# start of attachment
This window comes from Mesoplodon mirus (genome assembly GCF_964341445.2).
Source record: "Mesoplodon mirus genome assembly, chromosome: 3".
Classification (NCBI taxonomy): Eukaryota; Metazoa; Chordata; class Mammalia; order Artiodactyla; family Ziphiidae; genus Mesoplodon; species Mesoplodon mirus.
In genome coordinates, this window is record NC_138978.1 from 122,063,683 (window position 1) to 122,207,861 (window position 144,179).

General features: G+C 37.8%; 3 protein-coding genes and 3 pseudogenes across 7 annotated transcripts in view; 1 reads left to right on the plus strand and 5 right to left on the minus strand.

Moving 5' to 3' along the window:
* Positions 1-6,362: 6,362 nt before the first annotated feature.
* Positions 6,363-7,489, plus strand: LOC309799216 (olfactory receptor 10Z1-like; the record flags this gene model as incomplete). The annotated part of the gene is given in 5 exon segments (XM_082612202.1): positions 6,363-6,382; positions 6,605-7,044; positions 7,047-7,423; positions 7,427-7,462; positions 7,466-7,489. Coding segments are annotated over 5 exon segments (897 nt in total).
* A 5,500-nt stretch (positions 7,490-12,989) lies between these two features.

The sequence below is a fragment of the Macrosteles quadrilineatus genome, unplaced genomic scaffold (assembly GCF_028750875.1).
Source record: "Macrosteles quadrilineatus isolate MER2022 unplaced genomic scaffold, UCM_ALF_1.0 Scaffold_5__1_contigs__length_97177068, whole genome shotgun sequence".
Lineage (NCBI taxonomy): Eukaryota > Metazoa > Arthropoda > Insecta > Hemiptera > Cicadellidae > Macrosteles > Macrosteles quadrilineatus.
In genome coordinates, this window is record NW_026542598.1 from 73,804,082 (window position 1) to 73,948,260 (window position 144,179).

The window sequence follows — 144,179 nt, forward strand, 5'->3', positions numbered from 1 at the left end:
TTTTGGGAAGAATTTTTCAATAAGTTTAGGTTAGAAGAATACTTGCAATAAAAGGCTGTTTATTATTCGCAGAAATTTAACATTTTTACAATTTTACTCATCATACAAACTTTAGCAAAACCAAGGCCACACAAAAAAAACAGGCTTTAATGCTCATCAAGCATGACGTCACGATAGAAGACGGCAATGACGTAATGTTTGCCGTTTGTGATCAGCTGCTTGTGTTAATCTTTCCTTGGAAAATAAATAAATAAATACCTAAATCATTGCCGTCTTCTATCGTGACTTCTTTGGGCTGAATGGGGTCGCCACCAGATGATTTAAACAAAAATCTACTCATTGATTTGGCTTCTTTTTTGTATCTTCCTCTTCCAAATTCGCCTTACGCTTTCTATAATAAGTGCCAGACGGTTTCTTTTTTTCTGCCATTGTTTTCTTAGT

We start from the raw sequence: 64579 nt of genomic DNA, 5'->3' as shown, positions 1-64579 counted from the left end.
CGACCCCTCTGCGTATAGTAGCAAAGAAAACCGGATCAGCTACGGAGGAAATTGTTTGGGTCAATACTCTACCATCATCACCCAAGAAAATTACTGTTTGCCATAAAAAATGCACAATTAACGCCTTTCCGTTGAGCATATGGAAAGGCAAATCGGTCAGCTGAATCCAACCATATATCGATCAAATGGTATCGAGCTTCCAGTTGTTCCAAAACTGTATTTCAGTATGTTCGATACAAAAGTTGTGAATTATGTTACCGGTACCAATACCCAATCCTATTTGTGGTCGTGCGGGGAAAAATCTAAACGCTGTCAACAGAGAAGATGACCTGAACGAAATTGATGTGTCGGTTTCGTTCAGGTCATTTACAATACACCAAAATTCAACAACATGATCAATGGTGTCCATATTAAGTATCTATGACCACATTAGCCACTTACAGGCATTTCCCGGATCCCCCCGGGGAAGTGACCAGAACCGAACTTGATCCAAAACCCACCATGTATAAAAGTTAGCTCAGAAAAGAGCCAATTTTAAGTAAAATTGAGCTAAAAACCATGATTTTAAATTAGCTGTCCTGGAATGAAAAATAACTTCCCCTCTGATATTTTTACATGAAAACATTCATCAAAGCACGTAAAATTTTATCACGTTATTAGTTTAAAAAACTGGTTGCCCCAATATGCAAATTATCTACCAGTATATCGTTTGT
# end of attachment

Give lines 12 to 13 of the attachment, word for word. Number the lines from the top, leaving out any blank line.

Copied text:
Lineage (NCBI taxonomy): Eukaryota > Metazoa > Arthropoda > Insecta > Hemiptera > Cicadellidae > Macrosteles > Macrosteles quadrilineatus.
In genome coordinates, this window is record NW_026542598.1 from 73,804,082 (window position 1) to 73,948,260 (window position 144,179).